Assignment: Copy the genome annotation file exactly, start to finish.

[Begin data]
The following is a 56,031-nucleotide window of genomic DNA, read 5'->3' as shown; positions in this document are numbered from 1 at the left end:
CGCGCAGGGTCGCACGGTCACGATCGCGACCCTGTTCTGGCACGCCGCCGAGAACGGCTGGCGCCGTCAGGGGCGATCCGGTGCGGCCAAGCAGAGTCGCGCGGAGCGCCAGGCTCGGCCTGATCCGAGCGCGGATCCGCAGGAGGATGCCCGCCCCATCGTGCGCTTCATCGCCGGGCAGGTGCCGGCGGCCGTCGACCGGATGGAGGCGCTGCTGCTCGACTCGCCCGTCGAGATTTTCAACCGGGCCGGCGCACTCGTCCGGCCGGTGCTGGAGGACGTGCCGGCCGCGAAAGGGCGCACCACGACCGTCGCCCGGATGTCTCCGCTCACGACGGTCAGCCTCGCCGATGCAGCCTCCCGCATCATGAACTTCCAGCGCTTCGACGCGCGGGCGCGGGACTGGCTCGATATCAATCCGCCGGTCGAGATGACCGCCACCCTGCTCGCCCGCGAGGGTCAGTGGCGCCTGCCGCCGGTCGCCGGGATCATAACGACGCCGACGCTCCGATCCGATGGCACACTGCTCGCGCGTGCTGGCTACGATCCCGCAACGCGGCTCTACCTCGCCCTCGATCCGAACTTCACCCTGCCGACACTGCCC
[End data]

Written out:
The following is a 56,031-nucleotide window of genomic DNA, read 5'->3' as shown; positions in this document are numbered from 1 at the left end:
CGCGCAGGGTCGCACGGTCACGATCGCGACCCTGTTCTGGCACGCCGCCGAGAACGGCTGGCGCCGTCAGGGGCGATCCGGTGCGGCCAAGCAGAGTCGCGCGGAGCGCCAGGCTCGGCCTGATCCGAGCGCGGATCCGCAGGAGGATGCCCGCCCCATCGTGCGCTTCATCGCCGGGCAGGTGCCGGCGGCCGTCGACCGGATGGAGGCGCTGCTGCTCGACTCGCCCGTCGAGATTTTCAACCGGGCCGGCGCACTCGTCCGGCCGGTGCTGGAGGACGTGCCGGCCGCGAAAGGGCGCACCACGACCGTCGCCCGGATGTCTCCGCTCACGACGGTCAGCCTCGCCGATGCAGCCTCCCGCATCATGAACTTCCAGCGCTTCGACGCGCGGGCGCGGGACTGGCTCGATATCAATCCGCCGGTCGAGATGACCGCCACCCTGCTCGCCCGCGAGGGTCAGTGGCGCCTGCCGCCGGTCGCCGGGATCATAACGACGCCGACGCTCCGATCCGATGGCACACTGCTCGCGCGTGCTGGCTACGATCCCGCAACGCGGCTCTACCTCGCCCTCGATCCGAACTTCACCCTGCCGACACTGCCC